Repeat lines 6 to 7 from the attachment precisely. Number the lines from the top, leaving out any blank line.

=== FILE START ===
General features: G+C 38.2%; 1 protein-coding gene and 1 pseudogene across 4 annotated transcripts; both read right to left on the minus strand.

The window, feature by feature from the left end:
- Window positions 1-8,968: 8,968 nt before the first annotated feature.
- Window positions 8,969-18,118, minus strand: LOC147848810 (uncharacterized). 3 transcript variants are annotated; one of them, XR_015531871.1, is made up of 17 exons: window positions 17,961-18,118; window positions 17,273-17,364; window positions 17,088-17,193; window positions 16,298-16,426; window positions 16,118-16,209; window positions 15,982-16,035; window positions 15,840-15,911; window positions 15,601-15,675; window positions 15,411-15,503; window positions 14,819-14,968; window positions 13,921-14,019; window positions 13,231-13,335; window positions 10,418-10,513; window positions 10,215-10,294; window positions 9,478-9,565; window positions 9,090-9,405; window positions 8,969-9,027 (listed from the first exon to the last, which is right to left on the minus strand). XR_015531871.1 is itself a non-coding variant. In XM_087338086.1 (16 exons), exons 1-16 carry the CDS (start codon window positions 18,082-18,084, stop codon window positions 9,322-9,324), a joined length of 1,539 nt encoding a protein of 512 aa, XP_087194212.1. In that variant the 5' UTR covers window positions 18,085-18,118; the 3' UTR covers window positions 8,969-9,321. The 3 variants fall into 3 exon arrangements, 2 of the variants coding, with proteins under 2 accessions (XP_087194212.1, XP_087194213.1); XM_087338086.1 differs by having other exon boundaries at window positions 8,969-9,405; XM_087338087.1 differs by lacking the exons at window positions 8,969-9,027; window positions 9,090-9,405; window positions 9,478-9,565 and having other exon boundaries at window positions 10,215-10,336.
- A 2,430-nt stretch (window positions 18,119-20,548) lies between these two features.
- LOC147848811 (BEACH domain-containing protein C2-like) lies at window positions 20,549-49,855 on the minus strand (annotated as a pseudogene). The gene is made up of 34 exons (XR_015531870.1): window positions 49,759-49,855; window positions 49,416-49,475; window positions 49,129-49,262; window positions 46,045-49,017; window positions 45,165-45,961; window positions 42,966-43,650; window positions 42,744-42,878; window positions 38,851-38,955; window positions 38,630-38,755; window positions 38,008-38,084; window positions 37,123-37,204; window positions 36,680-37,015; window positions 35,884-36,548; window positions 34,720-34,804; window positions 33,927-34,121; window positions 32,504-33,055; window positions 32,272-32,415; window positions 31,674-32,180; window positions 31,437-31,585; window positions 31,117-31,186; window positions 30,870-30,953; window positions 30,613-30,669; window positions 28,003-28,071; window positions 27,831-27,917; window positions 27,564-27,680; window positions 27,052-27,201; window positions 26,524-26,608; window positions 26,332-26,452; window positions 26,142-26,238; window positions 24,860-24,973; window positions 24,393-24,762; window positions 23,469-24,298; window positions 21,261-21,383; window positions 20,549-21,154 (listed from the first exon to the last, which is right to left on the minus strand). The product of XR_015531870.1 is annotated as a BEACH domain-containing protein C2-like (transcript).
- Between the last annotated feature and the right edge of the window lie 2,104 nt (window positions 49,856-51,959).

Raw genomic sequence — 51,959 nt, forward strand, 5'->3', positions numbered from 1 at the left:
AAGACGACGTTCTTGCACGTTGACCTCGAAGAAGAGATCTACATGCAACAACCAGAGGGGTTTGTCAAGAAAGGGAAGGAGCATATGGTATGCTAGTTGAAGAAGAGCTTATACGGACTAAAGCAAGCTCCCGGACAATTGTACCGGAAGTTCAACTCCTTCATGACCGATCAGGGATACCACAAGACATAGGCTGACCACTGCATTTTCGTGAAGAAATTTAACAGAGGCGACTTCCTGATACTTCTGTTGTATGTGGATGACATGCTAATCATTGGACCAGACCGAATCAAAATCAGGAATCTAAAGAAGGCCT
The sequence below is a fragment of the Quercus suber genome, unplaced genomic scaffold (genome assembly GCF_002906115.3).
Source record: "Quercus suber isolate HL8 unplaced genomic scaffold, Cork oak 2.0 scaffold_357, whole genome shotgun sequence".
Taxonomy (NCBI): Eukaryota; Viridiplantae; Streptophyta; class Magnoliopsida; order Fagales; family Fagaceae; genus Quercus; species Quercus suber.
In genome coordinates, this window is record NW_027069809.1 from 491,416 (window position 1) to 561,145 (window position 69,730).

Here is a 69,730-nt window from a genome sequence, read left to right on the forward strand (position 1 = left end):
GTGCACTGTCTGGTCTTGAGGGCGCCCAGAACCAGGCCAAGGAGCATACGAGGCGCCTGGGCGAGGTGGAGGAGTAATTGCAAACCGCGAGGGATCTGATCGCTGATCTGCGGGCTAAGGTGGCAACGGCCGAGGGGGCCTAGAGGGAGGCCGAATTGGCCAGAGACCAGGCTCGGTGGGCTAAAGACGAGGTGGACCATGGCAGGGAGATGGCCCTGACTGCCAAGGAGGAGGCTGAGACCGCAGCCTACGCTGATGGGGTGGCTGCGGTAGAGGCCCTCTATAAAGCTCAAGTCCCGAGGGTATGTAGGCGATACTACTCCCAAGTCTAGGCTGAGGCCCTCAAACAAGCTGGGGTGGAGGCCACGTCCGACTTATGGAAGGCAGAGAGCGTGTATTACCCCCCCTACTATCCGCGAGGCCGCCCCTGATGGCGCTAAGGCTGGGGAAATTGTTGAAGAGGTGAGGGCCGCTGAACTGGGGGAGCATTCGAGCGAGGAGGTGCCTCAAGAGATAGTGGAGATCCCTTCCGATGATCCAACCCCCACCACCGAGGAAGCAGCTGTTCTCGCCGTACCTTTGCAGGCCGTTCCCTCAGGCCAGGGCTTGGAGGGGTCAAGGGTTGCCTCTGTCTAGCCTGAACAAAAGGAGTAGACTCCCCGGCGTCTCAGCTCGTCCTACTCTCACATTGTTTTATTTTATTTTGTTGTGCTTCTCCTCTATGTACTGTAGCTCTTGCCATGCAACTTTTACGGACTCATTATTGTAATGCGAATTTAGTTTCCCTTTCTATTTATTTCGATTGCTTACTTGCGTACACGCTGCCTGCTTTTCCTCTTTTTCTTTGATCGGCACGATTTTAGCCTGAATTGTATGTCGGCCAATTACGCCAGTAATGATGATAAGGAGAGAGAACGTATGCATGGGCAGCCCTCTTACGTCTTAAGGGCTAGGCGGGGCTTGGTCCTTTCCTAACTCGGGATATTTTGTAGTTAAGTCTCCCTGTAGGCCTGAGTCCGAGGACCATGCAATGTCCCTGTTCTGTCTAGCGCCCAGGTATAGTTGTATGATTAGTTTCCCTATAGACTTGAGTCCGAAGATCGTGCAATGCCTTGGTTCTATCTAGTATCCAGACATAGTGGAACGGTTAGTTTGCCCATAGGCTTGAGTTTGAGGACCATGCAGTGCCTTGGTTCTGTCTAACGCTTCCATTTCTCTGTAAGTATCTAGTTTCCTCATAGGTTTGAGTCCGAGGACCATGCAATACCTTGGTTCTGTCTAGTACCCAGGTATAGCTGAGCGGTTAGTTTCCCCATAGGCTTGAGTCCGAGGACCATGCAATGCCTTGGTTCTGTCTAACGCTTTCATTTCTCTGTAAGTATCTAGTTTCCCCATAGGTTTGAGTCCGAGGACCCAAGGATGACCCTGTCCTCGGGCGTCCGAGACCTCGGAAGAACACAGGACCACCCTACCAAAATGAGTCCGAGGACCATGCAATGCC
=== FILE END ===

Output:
- LOC147848811 (BEACH domain-containing protein C2-like) lies at window positions 20,549-49,855 on the minus strand (annotated as a pseudogene). The gene is made up of 34 exons (XR_015531870.1): window positions 49,759-49,855; window positions 49,416-49,475; window positions 49,129-49,262; window positions 46,045-49,017; window positions 45,165-45,961; window positions 42,966-43,650; window positions 42,744-42,878; window positions 38,851-38,955; window positions 38,630-38,755; window positions 38,008-38,084; window positions 37,123-37,204; window positions 36,680-37,015; window positions 35,884-36,548; window positions 34,720-34,804; window positions 33,927-34,121; window positions 32,504-33,055; window positions 32,272-32,415; window positions 31,674-32,180; window positions 31,437-31,585; window positions 31,117-31,186; window positions 30,870-30,953; window positions 30,613-30,669; window positions 28,003-28,071; window positions 27,831-27,917; window positions 27,564-27,680; window positions 27,052-27,201; window positions 26,524-26,608; window positions 26,332-26,452; window positions 26,142-26,238; window positions 24,860-24,973; window positions 24,393-24,762; window positions 23,469-24,298; window positions 21,261-21,383; window positions 20,549-21,154 (listed from the first exon to the last, which is right to left on the minus strand). The product of XR_015531870.1 is annotated as a BEACH domain-containing protein C2-like (transcript).
- Between the last annotated feature and the right edge of the window lie 2,104 nt (window positions 49,856-51,959).